Research is being driven, in part, by the popularity of massage


According to a National Health Statistics report, roughly 8.3% of American adults used massage in 2007, compared to 5% in 2002. The increasing popularity of massage is evidenced by the fact that the National Center for Complementary and Alternative Medicine, part of the National Institutes of Health, upped spending on massage research from $1.5 million in 2002 to $2.7 million by 2012. The American Massage Therapy Association was forecasting massage to be a $10 billion to $11 billion industry in 2011.

It is hoped that the increasing volume of research will eventually translate into more insurance coverage for massage treatments. Currently, Washington is the only state requiring that insurance cover massage therapy. Some insurers (e.g., WellPoint) allow employers to purchase alternative medicine coverage as an add-on. Others, such as Aena, offer discounts on massage visits to practitioners who are part of their network.

How often should I get a massage?


For those interested in incorporating massage into their wellness program or healing plan, the question frequently arises:How often should I get a massage? Obviously, the answer varies for everyone depending on their goals, budget and scheduling availability. For those wishing to incorporate massage into their overall wellness program as a means to relax, bring relief to stiff and tired muscles, and help prevent muscle strain, a 60-minute session once a month is a nice baseline. (Of course, there's no harm coming in more frequently!)

However, for those with acute injuries or chronic soft tissue pain, more frequent sessions are advised. Depending on the severity and length of time the condition has existed, three to six (or possibly more) 30- to 60-minute sessions may be needed every five to seven days. Ideally, as the condition starts to heal, the length of time between sessions will decrease to where the monthly wellness or "maintenance" massage will do the trick.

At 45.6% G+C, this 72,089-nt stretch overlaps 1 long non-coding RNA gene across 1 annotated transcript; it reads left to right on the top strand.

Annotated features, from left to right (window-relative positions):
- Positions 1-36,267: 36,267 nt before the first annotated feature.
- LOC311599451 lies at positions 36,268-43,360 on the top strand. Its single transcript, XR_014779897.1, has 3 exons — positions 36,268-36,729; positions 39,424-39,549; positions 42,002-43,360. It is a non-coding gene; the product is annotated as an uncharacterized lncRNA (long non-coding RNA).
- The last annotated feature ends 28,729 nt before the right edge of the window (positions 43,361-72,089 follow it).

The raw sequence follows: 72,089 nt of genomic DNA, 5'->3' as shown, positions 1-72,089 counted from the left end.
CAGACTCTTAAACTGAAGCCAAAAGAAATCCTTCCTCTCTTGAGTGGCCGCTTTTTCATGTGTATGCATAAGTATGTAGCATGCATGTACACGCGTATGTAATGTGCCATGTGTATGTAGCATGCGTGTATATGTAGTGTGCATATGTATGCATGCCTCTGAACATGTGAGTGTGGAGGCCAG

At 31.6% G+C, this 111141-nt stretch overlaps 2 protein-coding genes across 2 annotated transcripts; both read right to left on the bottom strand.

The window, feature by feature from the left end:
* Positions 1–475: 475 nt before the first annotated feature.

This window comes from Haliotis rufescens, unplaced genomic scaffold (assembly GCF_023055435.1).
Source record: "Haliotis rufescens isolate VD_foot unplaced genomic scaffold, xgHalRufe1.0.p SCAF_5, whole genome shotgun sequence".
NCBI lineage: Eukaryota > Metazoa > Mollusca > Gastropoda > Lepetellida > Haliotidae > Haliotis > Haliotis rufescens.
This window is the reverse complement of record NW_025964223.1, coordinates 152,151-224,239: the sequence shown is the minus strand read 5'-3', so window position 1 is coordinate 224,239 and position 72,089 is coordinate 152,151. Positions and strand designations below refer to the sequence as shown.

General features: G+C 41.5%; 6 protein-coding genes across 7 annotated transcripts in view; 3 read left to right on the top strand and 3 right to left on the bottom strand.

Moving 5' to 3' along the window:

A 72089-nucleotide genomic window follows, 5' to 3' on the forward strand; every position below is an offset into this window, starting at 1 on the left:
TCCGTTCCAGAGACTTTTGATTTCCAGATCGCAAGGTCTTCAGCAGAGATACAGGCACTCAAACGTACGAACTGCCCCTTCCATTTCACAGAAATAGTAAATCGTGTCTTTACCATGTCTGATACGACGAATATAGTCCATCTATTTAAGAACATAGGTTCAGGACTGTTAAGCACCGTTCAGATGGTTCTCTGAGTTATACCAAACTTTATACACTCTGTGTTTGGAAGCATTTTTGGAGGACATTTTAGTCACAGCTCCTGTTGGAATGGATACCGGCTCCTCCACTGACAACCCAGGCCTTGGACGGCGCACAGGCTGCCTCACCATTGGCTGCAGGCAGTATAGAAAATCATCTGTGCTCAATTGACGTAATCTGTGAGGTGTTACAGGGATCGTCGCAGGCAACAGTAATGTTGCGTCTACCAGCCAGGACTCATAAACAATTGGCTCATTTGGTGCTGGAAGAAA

References


Annals of Internal Medicine 10/2/07. Chou, R., et al. "Diagnosis and Treatment of Low Back Pain: A Joint Clinical Practice Guideline from the American College of Physicians and the American Pain Society." http://www.ncbi.nlm.nih.gov/pubmed/17909209

New York Times 9/20/10. Rabin, Roni Caryn. "Regimens: Massage Benefits Are More than Skin Deep." http://www.nytimes.com/2010/09/21/health/research/21regimens.html

New York Times 2/6/12. Bakalar, Nicholas. "How Massage Heals Sore Muscles." http://well.blogs.nytimes.com/2012/02/06/how-massage-heals-sore-muscles/

More.com 11/12. Jones, Judy. "Unexpected Medical Benefits of Massage."

Wall Street Journal 3/13/12. Petersen, Andrea. "Don't Call It Pampering: Massage Wants to be Medicine." http://online.wsj.com/article_email/SB10001424052702304537904577277303049173934-lMyQjAxMTAyMDEwMzExNDMyWj.html?mod=wsj_share_email

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I have had back pain for most of my adult life that led to surgery to repair a herniated disc. The surgery was somewhat successful but I still had episodes of lower back stiffness. With the help of Mary who I see on a monthly basis, my back has never felt better. The days of struggling to get out of bed some mornings are long gone!